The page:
In recent times Medellin has moved on from its violent past to become an exciting and bustling place to visit – one of the top destinations in all of South America in fact. Equipped with a modern metro system and boasting a yearlong temperate climate it’s easy to spend longer than you planned in the “City of Eternal Spring”. Here are my highlights:
La Comuna 13 – escalator graffiti
Once regarded as one of the most dangerous neighbourhoods in Medellin, La Comuna 13 is now part of the success story bought about by vast investment in public transportation systems. In 2014 Medellin was voted as the most innovative city in the world ahead of New York City and Tel Aviv – this was partly due to a series of escalators that had recently been completed in La Comuna 13, enabling residents to efficiently travel between other parts of the city.
Nowadays it’s possible to visit these escalators yourself; ride all 6 to the top of the village and you’ll be rewarded (for all that effort!) with some fantastic views of the city. On the way up there are hundreds of brilliant pieces of street art, colourful houses everywhere you look, kids playing football and people sipping coffee outside tiny cafes – it really is a great place to be. When I visited in 2017 there was ongoing construction at the top of the neighbourhood to expand the walkways and further improve the area. However, considering the sign had a completion date of 2016 I think they might be a little late on that project!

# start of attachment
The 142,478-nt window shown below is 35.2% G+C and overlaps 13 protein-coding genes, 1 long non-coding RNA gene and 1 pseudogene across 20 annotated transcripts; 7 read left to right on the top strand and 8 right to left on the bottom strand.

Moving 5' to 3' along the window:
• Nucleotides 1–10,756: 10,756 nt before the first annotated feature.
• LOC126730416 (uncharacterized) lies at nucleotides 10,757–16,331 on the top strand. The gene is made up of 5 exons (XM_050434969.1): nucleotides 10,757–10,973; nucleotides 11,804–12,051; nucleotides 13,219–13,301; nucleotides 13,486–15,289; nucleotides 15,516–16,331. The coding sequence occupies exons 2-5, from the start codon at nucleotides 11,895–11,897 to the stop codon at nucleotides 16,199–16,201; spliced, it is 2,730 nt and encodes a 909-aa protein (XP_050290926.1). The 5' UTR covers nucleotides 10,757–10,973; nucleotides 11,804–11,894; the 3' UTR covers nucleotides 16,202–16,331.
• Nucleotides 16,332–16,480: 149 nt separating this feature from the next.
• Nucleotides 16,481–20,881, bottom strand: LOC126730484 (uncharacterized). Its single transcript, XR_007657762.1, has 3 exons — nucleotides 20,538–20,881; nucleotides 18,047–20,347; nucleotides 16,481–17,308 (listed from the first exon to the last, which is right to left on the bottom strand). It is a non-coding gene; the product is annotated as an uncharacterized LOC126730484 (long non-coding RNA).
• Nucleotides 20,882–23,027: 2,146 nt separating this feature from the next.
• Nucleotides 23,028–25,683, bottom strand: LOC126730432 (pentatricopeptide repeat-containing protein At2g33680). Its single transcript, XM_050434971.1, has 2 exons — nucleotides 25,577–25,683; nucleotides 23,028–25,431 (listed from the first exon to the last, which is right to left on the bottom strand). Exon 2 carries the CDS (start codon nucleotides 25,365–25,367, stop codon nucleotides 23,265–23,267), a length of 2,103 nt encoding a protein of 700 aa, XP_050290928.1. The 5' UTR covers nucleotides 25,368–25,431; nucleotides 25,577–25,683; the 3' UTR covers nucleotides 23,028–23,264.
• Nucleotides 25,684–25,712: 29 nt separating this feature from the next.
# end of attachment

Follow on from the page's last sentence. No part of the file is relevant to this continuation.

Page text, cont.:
How to get to the escalators in La Comuna 13:
- Take the metro train from San Antonio to San Javier – 2300pesos (£0.58/US$0.77).
- Outside San Javier station catch a bus with a sign saying “Escalas Electricas” – 1050 pesos (£0.27/US$0.35).
- Walk 5 min uphill from where the bus drops you off to the start of the escalators.
Museo Casa de la Memoria
One of the more alternative museums I’ve visited, this one is not for the faint hearted. The Museo Casa de la Memoria houses a series of exhibitions dedicated to the victims of Colombia’s violent past. Powerful testimonials, interactive displays and old photos will take you back through time and make you feel like a very real part of it.
An understanding of Spanish would greatly improve your appreciation of the whole museum. However, it now has English translations for the majority of the main exhibit so even without knowing any local lingo you can still understand the history and thoughts being conveyed. Also, despite being free to enter, this won’t be one of the busiest museums you’ll ever visit but it’ll certainly be one of the most memorable.
How to get there: from Parque Berrio metro station walk along Calle 52 until you reach Avenida Oriental, cross over and continue straight (now called Calle 51) for 7 blocks until you see the museum (total walking time about 20 mins). Alternatively, get a taxi 😉
The area surrounding Parque Berrio metro station has a number of attractions relatively close together. Berrio park itself is a historic plaza where locals meet to share a drink, musicians play their guitars and vendors sell empanadas. There are plenty more street vendors plying their trade at the nearby plazuela nutibara, which is overlooked by the Rafael Uribe Uribe cultural palace. The main attraction however, is Botero plaza; showcasing a variety of larger than life bronze sculptures by the artist Fernando Botero. For art lovers, the nearby Antioquia Museum houses many more of Botero’s collections as well as modern pieces from international artists – entrance costs 18,000pesos for adults (£4.50/US$6.00) or 12,000pesos for students and over 60s (£3.00/US$4.00).
How to get there: explore the area immediately surrounding Parque Berrio metro station!
Nutibara hill viewpoint